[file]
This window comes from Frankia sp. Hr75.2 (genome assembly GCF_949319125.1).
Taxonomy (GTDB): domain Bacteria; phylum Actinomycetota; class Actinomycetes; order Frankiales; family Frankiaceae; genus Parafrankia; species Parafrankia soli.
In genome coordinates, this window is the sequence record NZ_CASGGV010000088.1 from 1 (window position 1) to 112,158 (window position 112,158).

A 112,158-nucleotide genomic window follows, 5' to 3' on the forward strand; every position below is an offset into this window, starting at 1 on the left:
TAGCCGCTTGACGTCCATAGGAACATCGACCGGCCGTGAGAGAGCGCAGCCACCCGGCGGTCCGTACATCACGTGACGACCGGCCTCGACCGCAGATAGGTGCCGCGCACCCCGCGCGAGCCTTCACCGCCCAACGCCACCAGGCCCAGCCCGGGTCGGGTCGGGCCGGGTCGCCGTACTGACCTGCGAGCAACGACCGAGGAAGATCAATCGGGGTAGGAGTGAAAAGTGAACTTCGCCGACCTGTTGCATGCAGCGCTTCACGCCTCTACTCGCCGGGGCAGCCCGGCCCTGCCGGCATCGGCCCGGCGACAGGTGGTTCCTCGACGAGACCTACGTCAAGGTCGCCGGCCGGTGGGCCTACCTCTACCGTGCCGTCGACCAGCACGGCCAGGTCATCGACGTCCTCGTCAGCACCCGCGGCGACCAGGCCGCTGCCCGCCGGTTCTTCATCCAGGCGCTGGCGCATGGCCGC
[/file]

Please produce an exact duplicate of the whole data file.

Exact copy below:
This window comes from Frankia sp. Hr75.2 (genome assembly GCF_949319125.1).
Taxonomy (GTDB): domain Bacteria; phylum Actinomycetota; class Actinomycetes; order Frankiales; family Frankiaceae; genus Parafrankia; species Parafrankia soli.
In genome coordinates, this window is the sequence record NZ_CASGGV010000088.1 from 1 (window position 1) to 112,158 (window position 112,158).

A 112,158-nucleotide genomic window follows, 5' to 3' on the forward strand; every position below is an offset into this window, starting at 1 on the left:
TAGCCGCTTGACGTCCATAGGAACATCGACCGGCCGTGAGAGAGCGCAGCCACCCGGCGGTCCGTACATCACGTGACGACCGGCCTCGACCGCAGATAGGTGCCGCGCACCCCGCGCGAGCCTTCACCGCCCAACGCCACCAGGCCCAGCCCGGGTCGGGTCGGGCCGGGTCGCCGTACTGACCTGCGAGCAACGACCGAGGAAGATCAATCGGGGTAGGAGTGAAAAGTGAACTTCGCCGACCTGTTGCATGCAGCGCTTCACGCCTCTACTCGCCGGGGCAGCCCGGCCCTGCCGGCATCGGCCCGGCGACAGGTGGTTCCTCGACGAGACCTACGTCAAGGTCGCCGGCCGGTGGGCCTACCTCTACCGTGCCGTCGACCAGCACGGCCAGGTCATCGACGTCCTCGTCAGCACCCGCGGCGACCAGGCCGCTGCCCGCCGGTTCTTCATCCAGGCGCTGGCGCATGGCCGC